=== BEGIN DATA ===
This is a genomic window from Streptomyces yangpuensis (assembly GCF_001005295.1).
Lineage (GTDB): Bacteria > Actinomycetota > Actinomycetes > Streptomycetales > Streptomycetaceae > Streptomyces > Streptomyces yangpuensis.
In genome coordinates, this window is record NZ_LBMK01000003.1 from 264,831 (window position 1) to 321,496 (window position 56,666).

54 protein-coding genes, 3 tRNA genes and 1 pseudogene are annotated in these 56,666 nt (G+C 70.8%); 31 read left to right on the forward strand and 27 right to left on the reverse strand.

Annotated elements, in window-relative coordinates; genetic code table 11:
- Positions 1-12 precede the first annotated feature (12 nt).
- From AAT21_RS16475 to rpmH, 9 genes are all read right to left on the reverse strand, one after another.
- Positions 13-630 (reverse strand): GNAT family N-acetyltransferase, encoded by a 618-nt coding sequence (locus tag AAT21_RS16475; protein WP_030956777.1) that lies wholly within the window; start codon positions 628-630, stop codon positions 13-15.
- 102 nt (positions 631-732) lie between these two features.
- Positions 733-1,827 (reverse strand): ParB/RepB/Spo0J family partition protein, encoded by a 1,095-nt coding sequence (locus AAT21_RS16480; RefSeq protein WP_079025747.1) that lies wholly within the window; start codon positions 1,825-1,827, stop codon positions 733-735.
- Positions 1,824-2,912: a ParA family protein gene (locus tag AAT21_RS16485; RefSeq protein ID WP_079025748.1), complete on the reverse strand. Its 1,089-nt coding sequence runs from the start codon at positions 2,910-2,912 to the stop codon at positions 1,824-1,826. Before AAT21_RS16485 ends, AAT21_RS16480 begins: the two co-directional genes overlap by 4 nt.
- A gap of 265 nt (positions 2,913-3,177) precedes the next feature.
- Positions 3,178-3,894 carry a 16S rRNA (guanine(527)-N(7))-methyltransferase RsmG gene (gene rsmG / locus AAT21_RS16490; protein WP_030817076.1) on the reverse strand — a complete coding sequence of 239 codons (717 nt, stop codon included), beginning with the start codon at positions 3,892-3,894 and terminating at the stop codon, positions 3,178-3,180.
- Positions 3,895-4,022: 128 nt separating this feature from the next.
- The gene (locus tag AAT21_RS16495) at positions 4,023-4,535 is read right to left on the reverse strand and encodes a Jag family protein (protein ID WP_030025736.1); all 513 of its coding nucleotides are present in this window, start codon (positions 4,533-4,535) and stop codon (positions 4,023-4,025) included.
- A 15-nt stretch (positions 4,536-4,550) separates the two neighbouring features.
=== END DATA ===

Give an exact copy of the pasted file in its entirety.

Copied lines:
This is a genomic window from Streptomyces yangpuensis (assembly GCF_001005295.1).
Lineage (GTDB): Bacteria > Actinomycetota > Actinomycetes > Streptomycetales > Streptomycetaceae > Streptomyces > Streptomyces yangpuensis.
In genome coordinates, this window is record NZ_LBMK01000003.1 from 264,831 (window position 1) to 321,496 (window position 56,666).

54 protein-coding genes, 3 tRNA genes and 1 pseudogene are annotated in these 56,666 nt (G+C 70.8%); 31 read left to right on the forward strand and 27 right to left on the reverse strand.

Annotated elements, in window-relative coordinates; genetic code table 11:
- Positions 1-12 precede the first annotated feature (12 nt).
- From AAT21_RS16475 to rpmH, 9 genes are all read right to left on the reverse strand, one after another.
- Positions 13-630 (reverse strand): GNAT family N-acetyltransferase, encoded by a 618-nt coding sequence (locus tag AAT21_RS16475; protein WP_030956777.1) that lies wholly within the window; start codon positions 628-630, stop codon positions 13-15.
- 102 nt (positions 631-732) lie between these two features.
- Positions 733-1,827 (reverse strand): ParB/RepB/Spo0J family partition protein, encoded by a 1,095-nt coding sequence (locus AAT21_RS16480; RefSeq protein WP_079025747.1) that lies wholly within the window; start codon positions 1,825-1,827, stop codon positions 733-735.
- Positions 1,824-2,912: a ParA family protein gene (locus tag AAT21_RS16485; RefSeq protein ID WP_079025748.1), complete on the reverse strand. Its 1,089-nt coding sequence runs from the start codon at positions 2,910-2,912 to the stop codon at positions 1,824-1,826. Before AAT21_RS16485 ends, AAT21_RS16480 begins: the two co-directional genes overlap by 4 nt.
- A gap of 265 nt (positions 2,913-3,177) precedes the next feature.
- Positions 3,178-3,894 carry a 16S rRNA (guanine(527)-N(7))-methyltransferase RsmG gene (gene rsmG / locus AAT21_RS16490; protein WP_030817076.1) on the reverse strand — a complete coding sequence of 239 codons (717 nt, stop codon included), beginning with the start codon at positions 3,892-3,894 and terminating at the stop codon, positions 3,178-3,180.
- Positions 3,895-4,022: 128 nt separating this feature from the next.
- The gene (locus tag AAT21_RS16495) at positions 4,023-4,535 is read right to left on the reverse strand and encodes a Jag family protein (protein ID WP_030025736.1); all 513 of its coding nucleotides are present in this window, start codon (positions 4,533-4,535) and stop codon (positions 4,023-4,025) included.
- A 15-nt stretch (positions 4,536-4,550) separates the two neighbouring features.